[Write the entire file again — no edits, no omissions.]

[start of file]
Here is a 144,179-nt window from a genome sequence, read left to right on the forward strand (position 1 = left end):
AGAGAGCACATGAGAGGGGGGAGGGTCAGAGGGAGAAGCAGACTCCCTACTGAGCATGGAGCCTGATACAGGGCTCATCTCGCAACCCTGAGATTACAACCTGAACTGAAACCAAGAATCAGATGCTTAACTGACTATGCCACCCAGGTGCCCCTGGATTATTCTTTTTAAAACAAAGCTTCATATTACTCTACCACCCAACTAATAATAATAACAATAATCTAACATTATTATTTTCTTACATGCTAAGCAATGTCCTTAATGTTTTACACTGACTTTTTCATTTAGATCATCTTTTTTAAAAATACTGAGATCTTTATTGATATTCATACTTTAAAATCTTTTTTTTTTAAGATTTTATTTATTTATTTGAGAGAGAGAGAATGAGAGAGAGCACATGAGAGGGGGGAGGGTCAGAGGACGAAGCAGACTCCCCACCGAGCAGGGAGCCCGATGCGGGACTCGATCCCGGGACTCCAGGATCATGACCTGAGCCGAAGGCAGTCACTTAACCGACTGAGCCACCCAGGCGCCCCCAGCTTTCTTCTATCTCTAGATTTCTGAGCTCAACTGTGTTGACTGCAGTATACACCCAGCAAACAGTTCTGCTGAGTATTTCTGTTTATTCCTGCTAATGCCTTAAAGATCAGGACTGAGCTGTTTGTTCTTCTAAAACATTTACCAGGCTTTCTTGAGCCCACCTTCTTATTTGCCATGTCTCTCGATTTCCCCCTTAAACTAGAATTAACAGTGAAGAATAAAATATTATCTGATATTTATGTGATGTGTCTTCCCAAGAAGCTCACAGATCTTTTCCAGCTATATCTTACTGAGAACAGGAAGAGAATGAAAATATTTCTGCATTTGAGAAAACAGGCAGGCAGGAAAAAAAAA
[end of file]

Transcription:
Here is a 144,179-nt window from a genome sequence, read left to right on the forward strand (position 1 = left end):
AGAGAGCACATGAGAGGGGGGAGGGTCAGAGGGAGAAGCAGACTCCCTACTGAGCATGGAGCCTGATACAGGGCTCATCTCGCAACCCTGAGATTACAACCTGAACTGAAACCAAGAATCAGATGCTTAACTGACTATGCCACCCAGGTGCCCCTGGATTATTCTTTTTAAAACAAAGCTTCATATTACTCTACCACCCAACTAATAATAATAACAATAATCTAACATTATTATTTTCTTACATGCTAAGCAATGTCCTTAATGTTTTACACTGACTTTTTCATTTAGATCATCTTTTTTAAAAATACTGAGATCTTTATTGATATTCATACTTTAAAATCTTTTTTTTTTAAGATTTTATTTATTTATTTGAGAGAGAGAGAATGAGAGAGAGCACATGAGAGGGGGGAGGGTCAGAGGACGAAGCAGACTCCCCACCGAGCAGGGAGCCCGATGCGGGACTCGATCCCGGGACTCCAGGATCATGACCTGAGCCGAAGGCAGTCACTTAACCGACTGAGCCACCCAGGCGCCCCCAGCTTTCTTCTATCTCTAGATTTCTGAGCTCAACTGTGTTGACTGCAGTATACACCCAGCAAACAGTTCTGCTGAGTATTTCTGTTTATTCCTGCTAATGCCTTAAAGATCAGGACTGAGCTGTTTGTTCTTCTAAAACATTTACCAGGCTTTCTTGAGCCCACCTTCTTATTTGCCATGTCTCTCGATTTCCCCCTTAAACTAGAATTAACAGTGAAGAATAAAATATTATCTGATATTTATGTGATGTGTCTTCCCAAGAAGCTCACAGATCTTTTCCAGCTATATCTTACTGAGAACAGGAAGAGAATGAAAATATTTCTGCATTTGAGAAAACAGGCAGGCAGGAAAAAAAAA